With the effects of COVID-19 weighing heavy, parents should be on the lookout for signs of depression in children and teens.
Even before the COVID-19 pandemic, more than 3 million kids ages 6-17 experienced depression. As a leading cause of disability, depression can impact a child’s educational and societal functioning. It can lead to substance abuse, early pregnancy and even suicide. Recognize the signs and intervene early to provide the best treatment for your child.
Children 12 and Under
For children 12 and under, symptoms of depression can be hard to spot. Common signs include irritability, tantrums, refusing to do certain activities or frequent complaining of stomachaches or headaches. As opposed to older children, younger kids tend to be more direct with their words. They may directly voice suicidal language, such as “I want to die” or “I don’t want to be here anymore.” Younger children are especially affected by the COVID-19 pandemic: Fewer events and activities to look forward to, changes to their schedule and school day and missing friends and family can all take a toll on children’s health.
Symptoms of depression in teenagers may be more obvious. Depression can affect their appetite, sleep schedule, hygiene and mood. One of the key signs of depression among teens is a lack of concentration and poor focus, which can often be mistaken for ADHD. Other signs include anger, irritability, sensitivity and a negative outlook. There may also be obvious changes to their routine. A typically neat child’s room may suddenly be messy, or a typically energetic child may now appear tired or disinterested.
Parents play a significant role in helping teenagers’ symptoms. Often, conversation around these issues can appear manipulative or strict, with the parent in the driver’s seat of discussion. Make sure your teenager knows that even though you are their parent, you are not the expert; you just want to listen.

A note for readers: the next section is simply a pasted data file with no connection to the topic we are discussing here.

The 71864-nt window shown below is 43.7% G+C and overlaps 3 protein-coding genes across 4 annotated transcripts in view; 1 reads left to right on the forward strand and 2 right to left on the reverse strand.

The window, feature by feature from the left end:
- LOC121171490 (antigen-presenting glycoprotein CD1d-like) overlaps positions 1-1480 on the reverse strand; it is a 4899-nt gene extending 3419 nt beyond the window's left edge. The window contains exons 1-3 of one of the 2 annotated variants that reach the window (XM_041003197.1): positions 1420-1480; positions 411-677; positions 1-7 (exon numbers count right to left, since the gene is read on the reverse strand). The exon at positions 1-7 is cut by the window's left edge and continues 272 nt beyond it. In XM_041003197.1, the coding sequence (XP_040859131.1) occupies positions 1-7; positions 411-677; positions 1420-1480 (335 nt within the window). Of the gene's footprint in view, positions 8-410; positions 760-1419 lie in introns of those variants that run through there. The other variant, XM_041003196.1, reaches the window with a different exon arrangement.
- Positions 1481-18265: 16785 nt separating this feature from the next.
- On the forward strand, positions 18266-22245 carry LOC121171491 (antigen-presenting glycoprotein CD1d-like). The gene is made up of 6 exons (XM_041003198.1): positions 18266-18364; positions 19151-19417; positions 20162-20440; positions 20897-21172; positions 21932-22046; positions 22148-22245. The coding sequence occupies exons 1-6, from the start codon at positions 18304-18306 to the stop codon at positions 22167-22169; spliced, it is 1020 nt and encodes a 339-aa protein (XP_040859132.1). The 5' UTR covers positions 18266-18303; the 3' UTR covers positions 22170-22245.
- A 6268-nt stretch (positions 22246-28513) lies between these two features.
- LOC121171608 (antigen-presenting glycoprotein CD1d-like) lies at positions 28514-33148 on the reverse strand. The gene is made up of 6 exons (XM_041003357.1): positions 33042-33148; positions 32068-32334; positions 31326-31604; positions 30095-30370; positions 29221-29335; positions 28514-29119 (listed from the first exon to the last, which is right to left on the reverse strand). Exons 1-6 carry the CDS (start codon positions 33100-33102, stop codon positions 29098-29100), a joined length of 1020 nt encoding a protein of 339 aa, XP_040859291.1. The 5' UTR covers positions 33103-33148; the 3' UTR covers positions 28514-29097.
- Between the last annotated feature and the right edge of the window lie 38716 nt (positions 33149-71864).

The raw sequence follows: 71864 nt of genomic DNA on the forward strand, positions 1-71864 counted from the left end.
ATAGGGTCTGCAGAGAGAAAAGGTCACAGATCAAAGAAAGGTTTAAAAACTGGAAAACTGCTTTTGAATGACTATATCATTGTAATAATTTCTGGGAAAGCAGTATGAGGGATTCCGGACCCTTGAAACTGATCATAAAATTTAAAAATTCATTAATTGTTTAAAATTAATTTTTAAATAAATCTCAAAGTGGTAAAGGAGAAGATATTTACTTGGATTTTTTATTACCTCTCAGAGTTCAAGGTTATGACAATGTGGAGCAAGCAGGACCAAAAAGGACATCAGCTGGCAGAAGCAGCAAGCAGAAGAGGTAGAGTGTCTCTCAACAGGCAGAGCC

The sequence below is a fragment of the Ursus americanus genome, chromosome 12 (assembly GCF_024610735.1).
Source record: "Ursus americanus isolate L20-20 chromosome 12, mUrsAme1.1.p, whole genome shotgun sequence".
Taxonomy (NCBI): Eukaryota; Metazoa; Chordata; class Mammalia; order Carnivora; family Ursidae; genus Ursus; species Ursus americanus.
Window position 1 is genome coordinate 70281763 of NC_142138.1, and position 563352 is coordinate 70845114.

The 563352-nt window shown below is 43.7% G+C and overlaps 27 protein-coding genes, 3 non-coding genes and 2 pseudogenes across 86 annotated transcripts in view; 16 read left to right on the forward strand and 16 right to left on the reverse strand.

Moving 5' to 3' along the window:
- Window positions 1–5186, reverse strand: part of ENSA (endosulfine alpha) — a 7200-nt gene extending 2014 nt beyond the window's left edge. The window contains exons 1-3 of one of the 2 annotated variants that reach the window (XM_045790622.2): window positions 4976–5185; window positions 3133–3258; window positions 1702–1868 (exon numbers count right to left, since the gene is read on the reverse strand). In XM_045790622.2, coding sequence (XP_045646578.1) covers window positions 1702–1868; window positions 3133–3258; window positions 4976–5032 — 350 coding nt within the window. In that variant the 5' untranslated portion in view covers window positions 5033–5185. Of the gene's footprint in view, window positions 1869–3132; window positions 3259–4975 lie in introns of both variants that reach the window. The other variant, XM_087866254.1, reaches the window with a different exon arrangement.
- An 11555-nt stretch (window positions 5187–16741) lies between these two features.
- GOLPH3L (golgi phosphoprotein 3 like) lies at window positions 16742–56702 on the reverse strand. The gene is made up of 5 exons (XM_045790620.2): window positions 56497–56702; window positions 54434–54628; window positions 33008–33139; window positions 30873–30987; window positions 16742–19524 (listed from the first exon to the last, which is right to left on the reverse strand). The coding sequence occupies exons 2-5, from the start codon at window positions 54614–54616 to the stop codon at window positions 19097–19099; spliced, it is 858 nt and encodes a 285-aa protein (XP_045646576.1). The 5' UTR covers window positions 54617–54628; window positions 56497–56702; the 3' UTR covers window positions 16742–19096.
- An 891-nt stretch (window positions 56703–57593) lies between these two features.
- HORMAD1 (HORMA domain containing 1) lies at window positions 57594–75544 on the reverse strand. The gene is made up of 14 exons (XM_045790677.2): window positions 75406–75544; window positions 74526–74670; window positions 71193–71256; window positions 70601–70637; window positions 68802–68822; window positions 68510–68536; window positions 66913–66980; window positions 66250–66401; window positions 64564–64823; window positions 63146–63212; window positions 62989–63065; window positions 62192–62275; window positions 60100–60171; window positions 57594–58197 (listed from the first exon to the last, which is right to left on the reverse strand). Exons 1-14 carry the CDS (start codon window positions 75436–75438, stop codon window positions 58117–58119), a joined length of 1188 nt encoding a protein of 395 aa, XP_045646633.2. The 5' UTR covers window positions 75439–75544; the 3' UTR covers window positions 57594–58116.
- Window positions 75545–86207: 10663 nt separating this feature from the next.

What Parents Can do
Thankfully, depression is highly treatable, with many resources available to help. As a parent or caregiver, you set the tone and routine for a child’s day-to-day. During the COVID-19 pandemic, there have been fewer things for kids to look forward to, such as seeing friends or trips to grandma’s house. Creating pandemic-friendly outlets for kids who are not yet eligible for or fully vaccinated can be simple and fun: Encouraging outdoor play, hosting family game night, scheduling a certain day each week to bake cookies together and creating jobs for kids to be involved in are all examples of activities that can boost a young person’s outlook and mood.
Another action item parents can take is to lead by example. Getting good rest, eating healthy, maintaining a positive attitude and making good use of spare time set the tone for your children. Separating schoolwork from other activities is also important. Make sure your child isn’t completing schoolwork in bed and try to model this behavior yourself.
Being an involved, engaged parent can help a child who may be struggling. Parents should focus on thoughtful engagement: Ask children about what’s going on in their life, take an active interest and discuss phone use and what they may be seeing online. If possible, schedule a set mealtime each day where the family can talk without distractions. Give your children space and time to talk about what may be affecting them, without judgment.
While some symptoms of depression can be lessened at home with improved eating, sleeping, schedules and open conversation, sometimes a child’s depression may require medical treatment. Thankfully, depression is highly treatable. Your child’s primary care doctor is there to help and may recommend a child psychiatrist for further care. A child psychiatrist can develop a treatment plan for depression, provide guidance on how to prevent worsening symptoms and offer active therapy or medication to lessen its course.
Occasionally, milder symptoms of depression can get better with no treatment at all. However, we want to prevent disabilities associated with depression and any worrisome outcomes. Parents should watch for signs, create space for discussion, play an active role in their children’s lives and seek medical help when needed. Talk to your child’s primary care doctor or a child psychiatrist if you notice new or worsening symptoms of depression. There are better days ahead and many helpful resources.